Last chance to visit the Corvette Sinkhole 2014.09.17

Last chance to visit

the Corvette Sinkhole


Once again, I’ve let another summer go  by without any major vacation activity.   In fairness, I should mention that there was a trip to Defiance in April to drive through Independence Dam State Park. The drive through the park, while enjoyable, was much shorter than the journey to get there.

Then there was a jaunt to Bryan, highlighted, if you could call it that, by a stop at the local Goodwill. I did manage to score a copy of a Carl Hiaasen novel I hadn’t read. I suppose you could call that a successful trip.

The biggest excursion, at least the longest one so far this year, was a journey all the way to Chelsea to see the Chelsea Teddy Bear Museum and Factory. Unfortunately, since the last time I was there, a big portion of the structure has been turned into a tavern. I hope the bears are staying on their side of the building.

 As is always the case when I’ve been  in Chelsea on a Saturday, the Jiffy Mix factory, just across the street from the bear museum, was closed to the public. I still need to visit sometime during the week and get a tour. I haven’t seen Jiffy CEO Howdy Holmes since the days when he was driving Indy cars. I wonder if he’d remember me?

On the way back south, a stop was made at what was left of the Irish Hills Towers to take a few photos in case fund raising efforts fall short and they are torn down. Even with the top third or so gone, they make a cool main screen on my TracFone.

Unfortunately, it’s looking like a trip to Kentucky to visit the Corvette Sinkhole won’t be happening. You may have seen the news last February when a massive sinkhole inside the National Corvette Museum in Bowling Green opened up, swallowing eight of the museum’s 27 Corvettes. They were the cream of the museum’s crop, ranging from rare and valuable to one-of-a-kind and irreplaceable. Not only did the news make most television stations and major newspapers, a YouTube video has received well over eight million views. The New York Times said it “may be the best-known sinkhole in history.”

You’d think the disaster, caused by the collapse of a previously unknown cave, would have dealt a serious blow to the museum, what with five of the eight cars being damaged beyond repair and the other three needing major restoration, which will certainly take many months, if not longer. At the time, I’m sure no one thought the calamity would be a financial bonanza.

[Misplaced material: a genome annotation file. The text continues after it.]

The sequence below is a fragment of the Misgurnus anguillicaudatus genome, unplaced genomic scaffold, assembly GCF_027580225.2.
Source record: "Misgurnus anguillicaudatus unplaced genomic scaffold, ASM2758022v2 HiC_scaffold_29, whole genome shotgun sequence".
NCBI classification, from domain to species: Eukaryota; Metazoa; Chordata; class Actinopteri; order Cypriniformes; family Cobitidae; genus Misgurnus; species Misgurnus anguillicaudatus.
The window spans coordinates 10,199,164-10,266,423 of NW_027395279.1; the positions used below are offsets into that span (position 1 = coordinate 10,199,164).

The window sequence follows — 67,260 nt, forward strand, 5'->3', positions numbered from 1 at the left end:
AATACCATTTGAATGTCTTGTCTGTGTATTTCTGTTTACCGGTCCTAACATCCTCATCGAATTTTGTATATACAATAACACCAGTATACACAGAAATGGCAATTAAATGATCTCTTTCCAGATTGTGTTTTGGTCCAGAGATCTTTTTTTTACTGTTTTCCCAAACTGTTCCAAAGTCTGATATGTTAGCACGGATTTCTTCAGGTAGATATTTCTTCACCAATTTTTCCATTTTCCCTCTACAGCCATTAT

Amazingly, thousands of people who had no interest in visiting a museum housing rare Corvettes now wanted to visit the famous sinkhole. Attendance jumped 59 percent the first three months after the car-eating sinkhole reared its head, with over 17,000 people visiting in May, compared to about 9,000 in May, 2013. Sales at the museum’s cafe and gift shop were showing healthy increases as well. I wonder if anyone at the museum  gift shop thought of selling vials filled with dirt from the sinkhole? That might have been a hot item.

Katie Frassinelli, the museum’s marketing and communications manager, told the New York Times in June that “Because of that sinkhole, we’re getting a lot more general tourists,” adding that they’ve received many comments like “’I’ve driven by here and never stopped, but I really wanted to come see the sinkhole.’”

At that time, museum directors were planning to leave some of the sinkhole intact for curious visitors. There was even some talk about putting a few of the destroyed cars back in the hole, along with constructing a walking bridge over the chasm. But, unfortunately, the sinkhole’s days are numbered.

Earlier this month, even with attendance up 66 percent and revenue up 71 percent in the six months since the collapse, the directors chose to fill in the hole. Ensuring the structural integrity of the rest of the building, along with problems maintaining the proper humidity  because of moisture being emitted by the sinkhole contributed to the decision. Construction to reinforce, fill in and cover the hole is expected to take about a year.

While the museum plans to continue displaying the five Corvettes damaged beyond repair, filling in the hole sounds to me a bit like killing the goose that lays golden eggs. If people only wanted to see wrecked cars, couldn’t they just go to a local junkyard?